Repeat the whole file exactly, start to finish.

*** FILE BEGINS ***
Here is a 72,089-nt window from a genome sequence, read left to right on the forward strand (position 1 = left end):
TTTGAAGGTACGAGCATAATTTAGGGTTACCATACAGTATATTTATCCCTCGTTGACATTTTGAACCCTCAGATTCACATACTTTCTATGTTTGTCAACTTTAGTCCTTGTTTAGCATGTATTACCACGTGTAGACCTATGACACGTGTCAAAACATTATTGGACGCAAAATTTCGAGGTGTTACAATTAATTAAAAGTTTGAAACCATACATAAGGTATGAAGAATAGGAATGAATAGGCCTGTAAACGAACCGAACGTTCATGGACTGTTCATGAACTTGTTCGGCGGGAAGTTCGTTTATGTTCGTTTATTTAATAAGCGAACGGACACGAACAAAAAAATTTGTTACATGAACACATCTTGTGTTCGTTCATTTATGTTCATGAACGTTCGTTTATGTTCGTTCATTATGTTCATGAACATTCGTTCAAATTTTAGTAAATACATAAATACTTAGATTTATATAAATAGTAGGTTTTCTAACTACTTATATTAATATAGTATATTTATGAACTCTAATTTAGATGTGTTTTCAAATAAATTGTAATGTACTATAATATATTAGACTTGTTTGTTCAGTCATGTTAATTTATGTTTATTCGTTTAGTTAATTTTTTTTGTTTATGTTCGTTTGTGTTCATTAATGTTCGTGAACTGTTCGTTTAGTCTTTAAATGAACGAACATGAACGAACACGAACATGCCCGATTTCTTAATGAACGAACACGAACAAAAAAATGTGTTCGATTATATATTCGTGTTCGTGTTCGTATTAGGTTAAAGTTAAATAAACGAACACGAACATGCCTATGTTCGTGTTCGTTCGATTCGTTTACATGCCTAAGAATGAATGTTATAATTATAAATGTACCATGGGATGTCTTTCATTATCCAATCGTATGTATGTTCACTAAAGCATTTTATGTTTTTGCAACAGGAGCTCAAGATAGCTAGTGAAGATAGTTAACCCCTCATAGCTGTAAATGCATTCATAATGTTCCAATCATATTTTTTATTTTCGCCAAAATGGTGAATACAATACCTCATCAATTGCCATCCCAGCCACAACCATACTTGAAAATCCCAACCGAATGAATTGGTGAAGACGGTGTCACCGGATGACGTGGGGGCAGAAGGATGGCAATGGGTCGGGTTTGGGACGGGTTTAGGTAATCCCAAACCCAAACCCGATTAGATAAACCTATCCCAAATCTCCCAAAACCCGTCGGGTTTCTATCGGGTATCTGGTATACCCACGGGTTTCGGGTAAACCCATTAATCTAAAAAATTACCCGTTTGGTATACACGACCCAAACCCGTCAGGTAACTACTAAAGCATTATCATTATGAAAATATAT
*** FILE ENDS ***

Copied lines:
Here is a 72,089-nt window from a genome sequence, read left to right on the forward strand (position 1 = left end):
TTTGAAGGTACGAGCATAATTTAGGGTTACCATACAGTATATTTATCCCTCGTTGACATTTTGAACCCTCAGATTCACATACTTTCTATGTTTGTCAACTTTAGTCCTTGTTTAGCATGTATTACCACGTGTAGACCTATGACACGTGTCAAAACATTATTGGACGCAAAATTTCGAGGTGTTACAATTAATTAAAAGTTTGAAACCATACATAAGGTATGAAGAATAGGAATGAATAGGCCTGTAAACGAACCGAACGTTCATGGACTGTTCATGAACTTGTTCGGCGGGAAGTTCGTTTATGTTCGTTTATTTAATAAGCGAACGGACACGAACAAAAAAATTTGTTACATGAACACATCTTGTGTTCGTTCATTTATGTTCATGAACGTTCGTTTATGTTCGTTCATTATGTTCATGAACATTCGTTCAAATTTTAGTAAATACATAAATACTTAGATTTATATAAATAGTAGGTTTTCTAACTACTTATATTAATATAGTATATTTATGAACTCTAATTTAGATGTGTTTTCAAATAAATTGTAATGTACTATAATATATTAGACTTGTTTGTTCAGTCATGTTAATTTATGTTTATTCGTTTAGTTAATTTTTTTTGTTTATGTTCGTTTGTGTTCATTAATGTTCGTGAACTGTTCGTTTAGTCTTTAAATGAACGAACATGAACGAACACGAACATGCCCGATTTCTTAATGAACGAACACGAACAAAAAAATGTGTTCGATTATATATTCGTGTTCGTGTTCGTATTAGGTTAAAGTTAAATAAACGAACACGAACATGCCTATGTTCGTGTTCGTTCGATTCGTTTACATGCCTAAGAATGAATGTTATAATTATAAATGTACCATGGGATGTCTTTCATTATCCAATCGTATGTATGTTCACTAAAGCATTTTATGTTTTTGCAACAGGAGCTCAAGATAGCTAGTGAAGATAGTTAACCCCTCATAGCTGTAAATGCATTCATAATGTTCCAATCATATTTTTTATTTTCGCCAAAATGGTGAATACAATACCTCATCAATTGCCATCCCAGCCACAACCATACTTGAAAATCCCAACCGAATGAATTGGTGAAGACGGTGTCACCGGATGACGTGGGGGCAGAAGGATGGCAATGGGTCGGGTTTGGGACGGGTTTAGGTAATCCCAAACCCAAACCCGATTAGATAAACCTATCCCAAATCTCCCAAAACCCGTCGGGTTTCTATCGGGTATCTGGTATACCCACGGGTTTCGGGTAAACCCATTAATCTAAAAAATTACCCGTTTGGTATACACGACCCAAACCCGTCAGGTAACTACTAAAGCATTATCATTATGAAAATATAT